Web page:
The authors declare that the research was conducted in the absence of any commercial or financial relationships that could be construed as a potential conflict of interest.

Publisher’s Note

All claims expressed in this article are solely those of the authors and do not necessarily represent those of their affiliated organizations, or those of the publisher, the editors and the reviewers. Any product that may be evaluated in this article, or claim that may be made by its manufacturer, is not guaranteed or endorsed by the publisher.


The authors wish to thank Frédéric Eghiaian from Abberior Instruments and Alessandro Rossi from Crisel Instruments, from bringing and installing in INGM Imaging Facility the DEMO instrument Abberior STEDYCON, without which a complete set of results here presented and discussed would not have been obtained. The authors wish to acknowledge Andrea Pigozzo and Roberto Santoliquido from AlfatestLAB s.r.l. for the Exoview analysis.

Supplementary Material

The Supplementary Material for this article can be found online at:

Supplementary Video 1 | (linked to Figure 2G). Video rendering of volumetric 3D image from stochastically reconstructed blinking single molecules on 3D STORM TIRF plan, executed on one representative EV, immunolabeled for RBD (with secondary labeling in AlexaFluor-647) from MILD COVID-19 patient. Video projections clearly highlight the majority of RBD-labeled molecules on the surface of the EV, with an inner part devoid of RBD signal, thus suggesting a specific 3D surface localization of RBD protein on plasma-derived EVs. Localized molecules are shown in pseudo-color 16-ramp scale to better perceive differences in signal intensities.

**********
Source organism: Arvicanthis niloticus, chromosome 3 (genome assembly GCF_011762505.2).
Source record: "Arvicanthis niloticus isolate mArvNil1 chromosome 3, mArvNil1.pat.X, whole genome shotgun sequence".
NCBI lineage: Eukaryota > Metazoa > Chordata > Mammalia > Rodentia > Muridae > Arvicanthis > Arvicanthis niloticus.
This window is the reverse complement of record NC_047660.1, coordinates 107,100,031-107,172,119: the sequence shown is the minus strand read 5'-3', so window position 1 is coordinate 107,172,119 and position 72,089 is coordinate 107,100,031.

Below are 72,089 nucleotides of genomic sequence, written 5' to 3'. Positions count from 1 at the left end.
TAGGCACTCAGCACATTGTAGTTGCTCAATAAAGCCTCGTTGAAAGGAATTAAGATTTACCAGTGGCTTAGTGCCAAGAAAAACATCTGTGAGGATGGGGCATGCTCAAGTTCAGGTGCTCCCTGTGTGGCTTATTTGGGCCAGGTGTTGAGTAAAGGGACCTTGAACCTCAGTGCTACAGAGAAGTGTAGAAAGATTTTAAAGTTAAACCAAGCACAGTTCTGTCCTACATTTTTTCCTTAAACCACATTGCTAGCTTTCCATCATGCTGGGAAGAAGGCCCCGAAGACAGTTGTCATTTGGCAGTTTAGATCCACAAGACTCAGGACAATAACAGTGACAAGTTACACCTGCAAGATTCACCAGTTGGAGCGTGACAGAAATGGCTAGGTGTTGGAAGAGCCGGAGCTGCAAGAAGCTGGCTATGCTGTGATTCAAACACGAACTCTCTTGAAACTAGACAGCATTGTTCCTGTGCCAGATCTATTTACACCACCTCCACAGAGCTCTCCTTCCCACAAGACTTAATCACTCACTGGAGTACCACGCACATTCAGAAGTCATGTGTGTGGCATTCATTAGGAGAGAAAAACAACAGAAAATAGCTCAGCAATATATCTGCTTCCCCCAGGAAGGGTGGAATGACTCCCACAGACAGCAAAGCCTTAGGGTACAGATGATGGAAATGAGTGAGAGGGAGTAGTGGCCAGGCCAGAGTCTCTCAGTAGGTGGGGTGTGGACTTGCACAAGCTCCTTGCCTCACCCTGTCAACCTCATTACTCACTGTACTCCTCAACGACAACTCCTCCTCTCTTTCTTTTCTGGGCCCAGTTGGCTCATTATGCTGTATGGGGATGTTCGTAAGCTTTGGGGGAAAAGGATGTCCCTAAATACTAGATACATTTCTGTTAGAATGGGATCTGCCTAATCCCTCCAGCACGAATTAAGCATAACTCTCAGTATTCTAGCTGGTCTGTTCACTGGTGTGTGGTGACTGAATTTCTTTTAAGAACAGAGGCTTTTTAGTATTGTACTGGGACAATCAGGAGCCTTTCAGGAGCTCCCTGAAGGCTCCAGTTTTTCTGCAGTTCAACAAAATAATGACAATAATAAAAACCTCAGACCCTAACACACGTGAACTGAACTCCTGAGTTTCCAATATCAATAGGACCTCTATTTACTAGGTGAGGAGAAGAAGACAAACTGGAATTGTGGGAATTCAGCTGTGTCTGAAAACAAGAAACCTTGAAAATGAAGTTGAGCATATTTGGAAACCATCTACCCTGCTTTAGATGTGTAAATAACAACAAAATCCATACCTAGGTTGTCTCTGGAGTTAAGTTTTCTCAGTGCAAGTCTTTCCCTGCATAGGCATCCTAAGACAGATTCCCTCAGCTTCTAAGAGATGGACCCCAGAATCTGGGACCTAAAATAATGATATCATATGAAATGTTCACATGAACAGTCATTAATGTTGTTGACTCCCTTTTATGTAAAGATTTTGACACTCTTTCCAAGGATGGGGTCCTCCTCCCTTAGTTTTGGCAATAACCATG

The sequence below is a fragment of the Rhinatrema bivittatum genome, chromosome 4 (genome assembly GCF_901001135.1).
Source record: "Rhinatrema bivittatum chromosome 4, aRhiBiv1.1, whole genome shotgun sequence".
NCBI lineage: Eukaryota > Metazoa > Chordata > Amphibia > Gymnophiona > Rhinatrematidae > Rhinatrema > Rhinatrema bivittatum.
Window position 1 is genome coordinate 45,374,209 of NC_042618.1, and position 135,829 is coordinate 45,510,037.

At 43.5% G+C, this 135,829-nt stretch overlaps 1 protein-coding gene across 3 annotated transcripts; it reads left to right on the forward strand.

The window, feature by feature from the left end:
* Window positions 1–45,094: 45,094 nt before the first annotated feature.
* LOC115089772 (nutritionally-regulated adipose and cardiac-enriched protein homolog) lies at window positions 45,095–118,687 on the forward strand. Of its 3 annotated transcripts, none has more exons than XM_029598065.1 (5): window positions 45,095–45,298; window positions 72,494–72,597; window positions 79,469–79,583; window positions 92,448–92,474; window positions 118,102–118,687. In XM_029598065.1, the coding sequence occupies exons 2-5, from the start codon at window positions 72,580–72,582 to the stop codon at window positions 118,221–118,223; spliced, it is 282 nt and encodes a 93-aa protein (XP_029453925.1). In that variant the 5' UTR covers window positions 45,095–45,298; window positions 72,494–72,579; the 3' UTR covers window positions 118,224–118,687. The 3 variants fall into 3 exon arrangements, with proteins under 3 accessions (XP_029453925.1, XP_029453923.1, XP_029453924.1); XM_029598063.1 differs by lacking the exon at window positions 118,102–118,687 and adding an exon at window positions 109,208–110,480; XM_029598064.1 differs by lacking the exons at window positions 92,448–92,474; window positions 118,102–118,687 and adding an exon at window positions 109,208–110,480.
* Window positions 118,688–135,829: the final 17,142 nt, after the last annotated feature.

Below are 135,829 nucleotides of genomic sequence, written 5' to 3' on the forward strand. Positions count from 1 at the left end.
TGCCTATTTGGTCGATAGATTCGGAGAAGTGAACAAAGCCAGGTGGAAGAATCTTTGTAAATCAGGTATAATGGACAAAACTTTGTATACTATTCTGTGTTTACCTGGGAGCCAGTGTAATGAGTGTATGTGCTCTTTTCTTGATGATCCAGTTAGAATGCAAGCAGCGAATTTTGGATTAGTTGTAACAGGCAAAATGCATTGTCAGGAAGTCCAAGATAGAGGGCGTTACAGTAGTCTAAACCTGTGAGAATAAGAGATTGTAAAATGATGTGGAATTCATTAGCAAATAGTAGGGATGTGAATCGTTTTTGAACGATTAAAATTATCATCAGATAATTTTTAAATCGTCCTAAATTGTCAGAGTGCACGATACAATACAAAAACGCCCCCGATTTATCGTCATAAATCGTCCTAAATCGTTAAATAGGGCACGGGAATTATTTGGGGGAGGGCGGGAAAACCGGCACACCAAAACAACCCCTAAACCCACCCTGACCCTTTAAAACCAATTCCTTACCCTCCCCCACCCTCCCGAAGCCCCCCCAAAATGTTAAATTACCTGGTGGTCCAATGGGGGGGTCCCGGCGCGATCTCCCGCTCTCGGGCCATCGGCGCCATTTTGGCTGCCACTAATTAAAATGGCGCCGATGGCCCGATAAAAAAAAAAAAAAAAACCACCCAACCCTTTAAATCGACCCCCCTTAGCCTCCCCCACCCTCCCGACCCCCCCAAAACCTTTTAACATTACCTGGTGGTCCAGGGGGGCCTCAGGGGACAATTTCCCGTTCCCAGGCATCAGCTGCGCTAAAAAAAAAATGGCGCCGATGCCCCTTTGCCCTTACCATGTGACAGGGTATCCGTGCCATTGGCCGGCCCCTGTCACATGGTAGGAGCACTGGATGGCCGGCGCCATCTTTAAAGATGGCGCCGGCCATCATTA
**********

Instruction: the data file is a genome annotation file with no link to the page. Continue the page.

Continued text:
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Keywords: COVID-19, SARS-CoV-2, exosomes, immune activation, antigen-presenting cells (APCs), soluble mediators in immunity

Citation: Pesce E, Manfrini N, Cordiglieri C, Santi S, Bandera A, Gobbini A, Gruarin P, Favalli A, Bombaci M, Cuomo A, Collino F, Cricrì G, Ungaro R, Lombardi A, Mangioni D, Muscatello A, Aliberti S, Blasi F, Gori A, Abrignani S, De Francesco R, Biffo S and Grifantini R (2022) Exosomes Recovered From the Plasma of COVID-19 Patients Expose SARS-CoV-2 Spike-Derived Fragments and Contribute to the Adaptive Immune Response. Front. Immunol. 12:785941. doi: 10.3389/fimmu.2021.785941

Received: 29 September 2021; Accepted: 16 December 2021;
Published: 17 January 2022.

Edited by:

Laura Maggi, Università degli Studi di Firenze, Italy

Reviewed by:

Lucio Barile, University of Zurich, Switzerland
Theresa L. Whiteside, University of Pittsburgh, United States

Copyright © 2022 Pesce, Manfrini, Cordiglieri, Santi, Bandera, Gobbini, Gruarin, Favalli, Bombaci, Cuomo, Collino, Cricrì, Ungaro, Lombardi, Mangioni, Muscatello, Aliberti, Blasi, Gori, Abrignani, De Francesco, Biffo and Grifantini. This is an open-access article distributed under the terms of the Creative Commons Attribution License (CC BY). The use, distribution or reproduction in other forums is permitted, provided the original author(s) and the copyright owner(s) are credited and that the original publication in this journal is cited, in accordance with accepted academic practice. No use, distribution or reproduction is permitted which does not comply with these terms.

*Correspondence: Renata Grifantini,; Elisa Pesce,

These authors have contributed equally to this work

Disclaimer: All claims expressed in this article are solely those of the authors and do not necessarily represent those of their affiliated organizations, or those of the publisher, the editors and the reviewers. Any product that may be evaluated in this article or claim that may be made by its manufacturer is not guaranteed or endorsed by the publisher.